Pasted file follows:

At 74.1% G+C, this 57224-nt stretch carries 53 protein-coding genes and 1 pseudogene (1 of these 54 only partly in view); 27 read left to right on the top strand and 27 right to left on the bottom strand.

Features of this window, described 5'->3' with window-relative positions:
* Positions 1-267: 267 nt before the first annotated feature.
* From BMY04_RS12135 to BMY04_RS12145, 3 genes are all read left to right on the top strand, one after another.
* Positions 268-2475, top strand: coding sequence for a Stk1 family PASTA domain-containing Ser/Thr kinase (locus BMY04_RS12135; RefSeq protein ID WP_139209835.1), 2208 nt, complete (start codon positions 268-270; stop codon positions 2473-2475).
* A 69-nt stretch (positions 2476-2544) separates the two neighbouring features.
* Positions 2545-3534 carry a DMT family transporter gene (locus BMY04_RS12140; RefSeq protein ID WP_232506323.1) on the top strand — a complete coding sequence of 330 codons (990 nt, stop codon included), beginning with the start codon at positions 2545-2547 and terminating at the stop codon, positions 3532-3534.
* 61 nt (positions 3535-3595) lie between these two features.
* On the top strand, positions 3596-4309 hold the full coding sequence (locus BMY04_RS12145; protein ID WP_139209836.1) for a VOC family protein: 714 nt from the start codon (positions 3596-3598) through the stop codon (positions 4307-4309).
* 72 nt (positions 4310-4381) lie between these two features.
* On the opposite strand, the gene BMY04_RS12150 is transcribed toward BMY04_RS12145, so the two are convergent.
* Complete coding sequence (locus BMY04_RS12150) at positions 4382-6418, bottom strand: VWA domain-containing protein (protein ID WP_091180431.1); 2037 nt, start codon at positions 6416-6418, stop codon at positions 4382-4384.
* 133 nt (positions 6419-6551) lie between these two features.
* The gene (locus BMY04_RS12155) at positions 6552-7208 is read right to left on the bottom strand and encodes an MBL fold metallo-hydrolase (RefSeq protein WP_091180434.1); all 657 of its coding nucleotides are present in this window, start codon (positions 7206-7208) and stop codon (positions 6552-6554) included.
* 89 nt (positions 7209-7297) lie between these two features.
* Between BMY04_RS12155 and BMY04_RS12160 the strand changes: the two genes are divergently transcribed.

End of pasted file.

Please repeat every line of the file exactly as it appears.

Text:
At 74.1% G+C, this 57224-nt stretch carries 53 protein-coding genes and 1 pseudogene (1 of these 54 only partly in view); 27 read left to right on the top strand and 27 right to left on the bottom strand.

Features of this window, described 5'->3' with window-relative positions:
* Positions 1-267: 267 nt before the first annotated feature.
* From BMY04_RS12135 to BMY04_RS12145, 3 genes are all read left to right on the top strand, one after another.
* Positions 268-2475, top strand: coding sequence for a Stk1 family PASTA domain-containing Ser/Thr kinase (locus BMY04_RS12135; RefSeq protein ID WP_139209835.1), 2208 nt, complete (start codon positions 268-270; stop codon positions 2473-2475).
* A 69-nt stretch (positions 2476-2544) separates the two neighbouring features.
* Positions 2545-3534 carry a DMT family transporter gene (locus BMY04_RS12140; RefSeq protein ID WP_232506323.1) on the top strand — a complete coding sequence of 330 codons (990 nt, stop codon included), beginning with the start codon at positions 2545-2547 and terminating at the stop codon, positions 3532-3534.
* 61 nt (positions 3535-3595) lie between these two features.
* On the top strand, positions 3596-4309 hold the full coding sequence (locus BMY04_RS12145; protein ID WP_139209836.1) for a VOC family protein: 714 nt from the start codon (positions 3596-3598) through the stop codon (positions 4307-4309).
* 72 nt (positions 4310-4381) lie between these two features.
* On the opposite strand, the gene BMY04_RS12150 is transcribed toward BMY04_RS12145, so the two are convergent.
* Complete coding sequence (locus BMY04_RS12150) at positions 4382-6418, bottom strand: VWA domain-containing protein (protein ID WP_091180431.1); 2037 nt, start codon at positions 6416-6418, stop codon at positions 4382-4384.
* 133 nt (positions 6419-6551) lie between these two features.
* The gene (locus BMY04_RS12155) at positions 6552-7208 is read right to left on the bottom strand and encodes an MBL fold metallo-hydrolase (RefSeq protein WP_091180434.1); all 657 of its coding nucleotides are present in this window, start codon (positions 7206-7208) and stop codon (positions 6552-6554) included.
* 89 nt (positions 7209-7297) lie between these two features.
* Between BMY04_RS12155 and BMY04_RS12160 the strand changes: the two genes are divergently transcribed.